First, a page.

Wasserman Schulz focused on the collusion angle. She asked Cohen whether “the whole Trump family could possibly be conflicted or compromised with a foreign adversary in the months before the 2016 election. He said yes.”

Steube referred to Cohen as a “convicted liar” with “zero credibility.” He said, “I don’t know a jury in America who would believe anything Mr. Cohen says given his past actions and lies.”

In his testimony, Cohen addressed a recent media leak that he would claim Trump asked him to lie before Congress. (Special Counsel Robert Mueller took the highly unusual step of debunking the leak.)

“Mr. Trump did not directly tell me to lie to Congress,” Cohen said. He quickly added “That’s not how he operates” before proceeding to describe signals Trump would send to let Cohen know what he wanted him to either do or say.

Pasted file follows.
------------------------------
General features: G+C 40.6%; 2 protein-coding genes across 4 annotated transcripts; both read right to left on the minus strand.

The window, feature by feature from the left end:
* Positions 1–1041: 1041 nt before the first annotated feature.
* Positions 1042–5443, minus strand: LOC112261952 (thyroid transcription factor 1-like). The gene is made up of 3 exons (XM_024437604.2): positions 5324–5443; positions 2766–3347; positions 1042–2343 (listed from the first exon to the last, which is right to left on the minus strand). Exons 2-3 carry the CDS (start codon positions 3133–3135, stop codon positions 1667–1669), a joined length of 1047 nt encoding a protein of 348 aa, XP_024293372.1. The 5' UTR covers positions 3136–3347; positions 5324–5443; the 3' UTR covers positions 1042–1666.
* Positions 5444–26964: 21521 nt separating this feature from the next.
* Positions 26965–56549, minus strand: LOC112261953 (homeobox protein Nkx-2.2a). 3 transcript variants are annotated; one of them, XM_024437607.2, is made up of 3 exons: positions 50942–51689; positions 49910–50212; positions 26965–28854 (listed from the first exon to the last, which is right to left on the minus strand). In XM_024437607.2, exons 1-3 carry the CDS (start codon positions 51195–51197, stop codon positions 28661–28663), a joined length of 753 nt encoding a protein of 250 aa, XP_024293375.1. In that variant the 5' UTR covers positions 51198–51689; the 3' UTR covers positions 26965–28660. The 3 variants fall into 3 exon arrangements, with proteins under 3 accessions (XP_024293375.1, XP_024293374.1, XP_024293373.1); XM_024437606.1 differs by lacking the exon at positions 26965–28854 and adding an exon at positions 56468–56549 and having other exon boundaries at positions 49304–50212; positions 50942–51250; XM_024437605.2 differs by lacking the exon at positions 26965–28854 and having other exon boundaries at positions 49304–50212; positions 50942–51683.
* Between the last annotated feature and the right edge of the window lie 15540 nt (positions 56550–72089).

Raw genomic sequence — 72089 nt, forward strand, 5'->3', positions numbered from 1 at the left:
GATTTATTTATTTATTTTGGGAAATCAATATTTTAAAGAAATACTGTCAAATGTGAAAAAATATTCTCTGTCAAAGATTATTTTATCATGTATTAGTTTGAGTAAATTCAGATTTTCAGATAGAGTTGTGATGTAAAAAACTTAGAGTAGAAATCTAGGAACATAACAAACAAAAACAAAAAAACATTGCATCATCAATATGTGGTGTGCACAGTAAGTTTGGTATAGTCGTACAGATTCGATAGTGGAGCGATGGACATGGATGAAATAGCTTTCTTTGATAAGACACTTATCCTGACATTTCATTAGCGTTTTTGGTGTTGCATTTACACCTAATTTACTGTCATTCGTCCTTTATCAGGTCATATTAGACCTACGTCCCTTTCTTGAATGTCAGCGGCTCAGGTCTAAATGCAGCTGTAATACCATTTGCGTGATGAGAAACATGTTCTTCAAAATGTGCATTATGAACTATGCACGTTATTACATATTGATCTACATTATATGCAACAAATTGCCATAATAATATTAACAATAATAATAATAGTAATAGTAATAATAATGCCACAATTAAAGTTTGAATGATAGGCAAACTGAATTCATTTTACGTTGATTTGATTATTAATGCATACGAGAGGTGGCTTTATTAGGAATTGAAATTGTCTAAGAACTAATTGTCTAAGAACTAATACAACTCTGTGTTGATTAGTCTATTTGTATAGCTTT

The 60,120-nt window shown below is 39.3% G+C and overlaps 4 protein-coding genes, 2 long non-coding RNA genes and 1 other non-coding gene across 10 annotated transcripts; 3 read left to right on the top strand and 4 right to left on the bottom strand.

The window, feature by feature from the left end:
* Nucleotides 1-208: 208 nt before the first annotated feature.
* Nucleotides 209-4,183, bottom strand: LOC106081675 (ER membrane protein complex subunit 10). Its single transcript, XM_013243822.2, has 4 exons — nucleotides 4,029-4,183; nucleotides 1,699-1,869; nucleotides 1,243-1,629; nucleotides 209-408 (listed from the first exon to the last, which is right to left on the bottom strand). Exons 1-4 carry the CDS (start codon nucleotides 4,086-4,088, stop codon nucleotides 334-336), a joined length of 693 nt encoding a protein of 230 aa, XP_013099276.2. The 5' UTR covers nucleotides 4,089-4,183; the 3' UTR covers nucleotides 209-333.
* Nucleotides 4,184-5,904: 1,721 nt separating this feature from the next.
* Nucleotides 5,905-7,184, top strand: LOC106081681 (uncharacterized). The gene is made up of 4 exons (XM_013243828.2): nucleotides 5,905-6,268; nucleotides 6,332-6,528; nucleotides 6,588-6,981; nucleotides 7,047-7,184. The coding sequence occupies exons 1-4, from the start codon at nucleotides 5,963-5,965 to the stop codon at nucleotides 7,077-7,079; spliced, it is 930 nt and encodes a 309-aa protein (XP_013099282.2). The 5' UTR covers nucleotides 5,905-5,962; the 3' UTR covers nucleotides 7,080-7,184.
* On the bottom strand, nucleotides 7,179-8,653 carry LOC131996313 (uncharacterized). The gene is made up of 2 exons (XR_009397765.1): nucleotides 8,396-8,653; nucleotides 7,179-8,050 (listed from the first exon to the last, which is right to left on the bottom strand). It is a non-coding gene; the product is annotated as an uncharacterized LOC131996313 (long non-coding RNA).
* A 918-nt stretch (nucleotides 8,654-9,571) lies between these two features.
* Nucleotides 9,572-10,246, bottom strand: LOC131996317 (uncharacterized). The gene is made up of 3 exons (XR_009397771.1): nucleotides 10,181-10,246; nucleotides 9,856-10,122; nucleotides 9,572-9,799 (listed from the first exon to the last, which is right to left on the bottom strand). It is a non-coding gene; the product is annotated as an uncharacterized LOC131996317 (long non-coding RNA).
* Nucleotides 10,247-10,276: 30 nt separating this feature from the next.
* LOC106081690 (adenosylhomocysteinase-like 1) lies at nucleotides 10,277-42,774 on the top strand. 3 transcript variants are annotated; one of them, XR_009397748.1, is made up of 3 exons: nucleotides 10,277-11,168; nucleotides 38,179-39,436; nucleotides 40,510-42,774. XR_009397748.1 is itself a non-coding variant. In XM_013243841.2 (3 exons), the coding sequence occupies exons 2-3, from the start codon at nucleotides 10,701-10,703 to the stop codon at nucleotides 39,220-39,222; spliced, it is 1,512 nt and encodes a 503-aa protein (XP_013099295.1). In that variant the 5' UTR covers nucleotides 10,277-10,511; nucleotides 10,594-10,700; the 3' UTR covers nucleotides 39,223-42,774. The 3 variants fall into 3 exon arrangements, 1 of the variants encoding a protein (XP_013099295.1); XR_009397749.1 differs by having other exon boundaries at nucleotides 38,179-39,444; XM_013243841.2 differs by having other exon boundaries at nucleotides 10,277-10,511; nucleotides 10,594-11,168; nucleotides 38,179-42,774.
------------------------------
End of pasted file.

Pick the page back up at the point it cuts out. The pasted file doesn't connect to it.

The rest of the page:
Cohen provided copies of checks from Trump to Cohen for what he called reimbursements to him for paying off adult film star Stormy Daniels for her silence. These payments occurred while Trump was in the White House.

While telling Wasserman Schulz the President was capable of colluding with Russia, Cohen denied any knowledge of collusion. Suspicion of complicity served as the foundation for launching the Mueller investigation.

While collusion seems to be fading, Democrats latched on to a Cohen statement saying he was “personally aware” of investigations going on in the U.S. Attorney’s office for the Southern District of New York.

They are also interested in pursuing a Cohen claim that Trump knew WikiLeaks had damaging emails from key Democrats and the Democratic National Committee, which was under the leadership of Wasserman Schultz at that time.

Low expectations